Follow these steps to begin your journey to a fresh, sober start:

Repair Your Finances
Drug and alcohol addiction have damaging financial consequences, including drained bank accounts, overdue bills, and accounts in collections. Deal with any urgent bills, like rent and utility payments, and then assess the damage by pulling a credit report. A credit report provides information on debts so that you can contact creditors about repayment. If debts are manageable, negotiate payment terms with creditors. If the financial damage is extensive, bankruptcy may be an option. Mint explains, “when declaring bankruptcy” is the right call.

You can’t pay off debts without income coming in. So, get serious about looking for work, and find ways to earn money while you search, such as walking dogs, doing lawn care, or taking up another side gig. Make use of assistance programs that are available to you. Receiving food, healthcare, or other financial assistance frees up income for paying off debts so that you can stabilize your financial situation.

Repair Relationships
During active addiction, we push away the people who want better for us. Now that you’re sober, it’s time to make amends and repair those relationships. Share the news of your recovery, own up to the harm you’ve caused, and ask for forgiveness. There’s no guarantee you will be invited back into people’s lives, but there’s no chance if you don’t ask. Know that people will be guarded and hesitant to let you back in. It takes time to prove that you’re stable and trustworthy, but it is possible.

Set and Pursue Goals
Now that you’re out of treatment, what comes next? That’s the big question every person in recovery must face, but you don’t need all the answers right away. Focus on setting short-term, actionable goals that improve your life, even if you aren’t sure of the final destination. If you want a better career but aren’t sure what that is, you can still work toward it with small goals, like writing a resume, taking a college course, or volunteering. Want to improve your mental health? Goals, like finding a therapist and attending a weekly support group, will help get you there.

When setting goals, keep the acronym SMART in mind. As MindTools explains, SMART stands for specific, measurable, achievable, relevant, and time-bound. These are the five attributes all goals must have if you want to achieve them.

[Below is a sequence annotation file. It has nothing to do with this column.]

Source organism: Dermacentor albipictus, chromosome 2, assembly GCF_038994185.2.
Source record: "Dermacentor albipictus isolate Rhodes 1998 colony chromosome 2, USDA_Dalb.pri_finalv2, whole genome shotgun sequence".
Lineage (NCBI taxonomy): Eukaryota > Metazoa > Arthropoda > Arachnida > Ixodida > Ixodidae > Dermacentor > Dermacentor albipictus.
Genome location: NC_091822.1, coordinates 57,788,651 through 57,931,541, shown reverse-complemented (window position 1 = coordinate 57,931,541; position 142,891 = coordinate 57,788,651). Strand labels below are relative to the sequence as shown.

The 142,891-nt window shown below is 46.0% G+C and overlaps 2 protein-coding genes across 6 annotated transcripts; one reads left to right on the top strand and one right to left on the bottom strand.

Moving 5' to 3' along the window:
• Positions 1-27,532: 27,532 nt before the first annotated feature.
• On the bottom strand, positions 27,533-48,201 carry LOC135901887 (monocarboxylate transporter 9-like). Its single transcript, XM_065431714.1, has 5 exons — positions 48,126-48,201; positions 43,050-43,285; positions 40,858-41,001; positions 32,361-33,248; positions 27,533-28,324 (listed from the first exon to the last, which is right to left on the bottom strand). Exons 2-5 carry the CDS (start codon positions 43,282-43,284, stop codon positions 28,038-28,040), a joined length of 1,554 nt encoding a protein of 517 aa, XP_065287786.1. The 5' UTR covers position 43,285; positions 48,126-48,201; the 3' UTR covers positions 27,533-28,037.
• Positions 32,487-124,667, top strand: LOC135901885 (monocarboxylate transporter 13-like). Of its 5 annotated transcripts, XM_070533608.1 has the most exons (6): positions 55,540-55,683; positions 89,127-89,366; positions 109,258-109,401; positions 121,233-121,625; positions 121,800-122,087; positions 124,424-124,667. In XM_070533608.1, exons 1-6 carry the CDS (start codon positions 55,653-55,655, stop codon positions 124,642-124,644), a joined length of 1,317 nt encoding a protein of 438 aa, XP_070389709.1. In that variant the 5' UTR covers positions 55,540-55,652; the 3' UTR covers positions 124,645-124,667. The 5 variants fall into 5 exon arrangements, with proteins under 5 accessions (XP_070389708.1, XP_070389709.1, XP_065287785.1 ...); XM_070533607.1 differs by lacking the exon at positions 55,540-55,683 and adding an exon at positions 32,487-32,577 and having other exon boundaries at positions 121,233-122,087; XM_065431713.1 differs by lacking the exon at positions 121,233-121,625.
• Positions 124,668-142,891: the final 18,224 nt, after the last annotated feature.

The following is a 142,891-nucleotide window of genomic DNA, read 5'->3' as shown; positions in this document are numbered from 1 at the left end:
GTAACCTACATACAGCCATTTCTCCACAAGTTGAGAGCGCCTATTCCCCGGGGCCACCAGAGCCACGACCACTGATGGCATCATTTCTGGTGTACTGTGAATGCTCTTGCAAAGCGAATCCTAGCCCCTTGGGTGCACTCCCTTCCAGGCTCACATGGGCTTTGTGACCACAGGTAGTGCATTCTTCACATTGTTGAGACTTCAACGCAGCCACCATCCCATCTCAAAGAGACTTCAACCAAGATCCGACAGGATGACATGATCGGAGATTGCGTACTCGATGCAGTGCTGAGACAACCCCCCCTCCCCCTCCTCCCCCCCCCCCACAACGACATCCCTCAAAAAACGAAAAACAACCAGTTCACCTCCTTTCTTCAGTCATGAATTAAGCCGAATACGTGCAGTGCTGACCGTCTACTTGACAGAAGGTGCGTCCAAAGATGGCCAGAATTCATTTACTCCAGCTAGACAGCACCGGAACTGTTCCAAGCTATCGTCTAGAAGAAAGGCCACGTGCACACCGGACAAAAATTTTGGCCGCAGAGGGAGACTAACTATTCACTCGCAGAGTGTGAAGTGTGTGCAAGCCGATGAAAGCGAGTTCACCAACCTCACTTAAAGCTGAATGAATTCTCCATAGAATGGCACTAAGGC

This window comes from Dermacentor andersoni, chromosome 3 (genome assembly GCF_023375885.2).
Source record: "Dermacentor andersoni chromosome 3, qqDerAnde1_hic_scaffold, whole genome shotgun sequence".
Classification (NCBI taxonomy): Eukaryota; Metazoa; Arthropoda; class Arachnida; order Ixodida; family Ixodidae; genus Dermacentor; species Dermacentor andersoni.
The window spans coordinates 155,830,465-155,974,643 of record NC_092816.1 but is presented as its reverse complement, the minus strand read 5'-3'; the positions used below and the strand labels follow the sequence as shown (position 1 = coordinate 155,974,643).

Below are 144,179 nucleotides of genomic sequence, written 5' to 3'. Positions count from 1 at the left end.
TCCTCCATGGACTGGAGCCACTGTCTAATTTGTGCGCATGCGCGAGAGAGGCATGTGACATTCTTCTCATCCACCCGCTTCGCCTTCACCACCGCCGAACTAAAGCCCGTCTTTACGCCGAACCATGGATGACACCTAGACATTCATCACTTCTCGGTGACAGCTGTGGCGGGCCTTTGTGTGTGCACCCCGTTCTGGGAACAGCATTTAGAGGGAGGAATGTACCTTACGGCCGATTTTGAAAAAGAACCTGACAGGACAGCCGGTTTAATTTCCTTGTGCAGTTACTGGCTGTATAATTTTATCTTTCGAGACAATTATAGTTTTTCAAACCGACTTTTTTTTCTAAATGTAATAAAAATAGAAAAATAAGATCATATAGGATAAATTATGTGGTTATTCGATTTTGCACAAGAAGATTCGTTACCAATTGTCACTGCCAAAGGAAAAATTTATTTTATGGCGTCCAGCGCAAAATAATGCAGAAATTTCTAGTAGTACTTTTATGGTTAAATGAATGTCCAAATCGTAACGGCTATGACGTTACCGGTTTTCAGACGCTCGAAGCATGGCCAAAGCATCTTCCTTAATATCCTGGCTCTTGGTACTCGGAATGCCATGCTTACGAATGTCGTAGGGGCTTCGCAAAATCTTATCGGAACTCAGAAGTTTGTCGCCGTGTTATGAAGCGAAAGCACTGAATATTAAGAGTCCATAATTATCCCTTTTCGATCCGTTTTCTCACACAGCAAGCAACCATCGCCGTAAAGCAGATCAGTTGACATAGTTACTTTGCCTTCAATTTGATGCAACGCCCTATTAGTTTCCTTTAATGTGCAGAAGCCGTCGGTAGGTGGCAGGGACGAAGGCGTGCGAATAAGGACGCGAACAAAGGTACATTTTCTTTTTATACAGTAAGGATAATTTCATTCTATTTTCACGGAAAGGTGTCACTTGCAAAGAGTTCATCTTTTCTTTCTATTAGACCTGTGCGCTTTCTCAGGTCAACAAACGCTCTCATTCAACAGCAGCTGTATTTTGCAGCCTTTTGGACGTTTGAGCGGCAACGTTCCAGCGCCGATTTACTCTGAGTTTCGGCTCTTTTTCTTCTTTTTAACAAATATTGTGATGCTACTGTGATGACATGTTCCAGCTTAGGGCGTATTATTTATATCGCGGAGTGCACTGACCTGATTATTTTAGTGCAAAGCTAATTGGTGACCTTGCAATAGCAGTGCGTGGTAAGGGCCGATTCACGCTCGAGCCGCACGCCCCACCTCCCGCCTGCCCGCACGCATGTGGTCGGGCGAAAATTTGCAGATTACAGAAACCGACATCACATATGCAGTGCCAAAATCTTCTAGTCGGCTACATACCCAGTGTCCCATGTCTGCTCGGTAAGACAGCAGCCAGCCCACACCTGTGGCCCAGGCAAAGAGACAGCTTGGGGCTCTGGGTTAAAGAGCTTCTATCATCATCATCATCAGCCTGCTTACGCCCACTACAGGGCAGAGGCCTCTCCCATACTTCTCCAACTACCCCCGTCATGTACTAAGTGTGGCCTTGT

Fill Your Time Positively
Boredom is a threat to sobriety. When you’re idle, you’re vulnerable to the cravings and ruminations that send your recovery spiraling. Seek positive ways to occupy your time, like starting a hobby where you can meet like-minded friends, getting outside to enjoy the restorative effects of nature, or volunteering with a local non-profit organization.

Active hobbies are an excellent choice for people in addiction recovery. Exercise not only heals your body after substance abuse, but it also improves your mental health, so you have the strength to stay clean. Try training for a race, joining a team sport, or taking a group fitness class as a way to strengthen your body and your sobriety.

For many people going through addiction recovery, relocating to a new area is a critical part of the process. Not only can it get them away from situations that could trigger a relapse, but according to Recovery Ranch, moving can also give those in treatment a chance at a fresh start. However, when deciding to pack up your things and head to a new area, it’s essential to consider your finances. If you can’t afford to pay rent or a mortgage, then you might want to stay where you are for now. When deciding if purchasing a new house in a new neighborhood is the right financial decision for you, keep in mind that the average price of a one-bedroom home in Fishkill is approximately $230,000. Remember: Just because you can’t afford it now doesn’t mean you won’t be able to do so at some point down the road.

Here’s a list of the links and corresponding word/s where to find them:

These steps may sound simple, but picking up the pieces of your life in addiction recovery is harder than it seems. Not only is there a lot of damage to repair, but you’ll deal with people who expect you to fail — not to mention your own self-doubt. Don’t let negative thinking get to you, because it will only bring you down. Set your sights on the future and, with time and effort, life’s pieces will start shifting back into place.

negotiate – https://www.endoverdose.com/news/?fbclid=IwAR1y-guLBHu3iDand5h40fZpo6Bgv7rxLL2jJlYYP9sqjC22u5SeUyKocjI
declaring bankruptcy – https://blog.mint.com/how-to/bankruptcy-a-to-z-when-to-file-and-how-to-recover/
side gig – https://www.makeuseof.com/tag/easy-steps-side-gig/
no guarantee – https://www.thefix.com/content/making-amends-alcoholics-anonymous91408?page=all
aren’t sure – http://www.pickyourgoals.com/goalhacks/how-to-set-goals/
explains – https://www.mindtools.com/pages/article/smart-goals.htm
restorative effects – https://www.mindbodygreen.com/0-30024/a-doctor-explains-how-to-take-advantage-of-the-healing-powers-of-nature.html
Active hobbies – https://www.developgoodhabits.com/benefits-hobby/
fresh start – https://www.recoveryranch.com/articles/recovery-at-the-ranch/recovery-help/
approximately $230,000 – https://www.redfin.com/city/30116/NY/Fishkill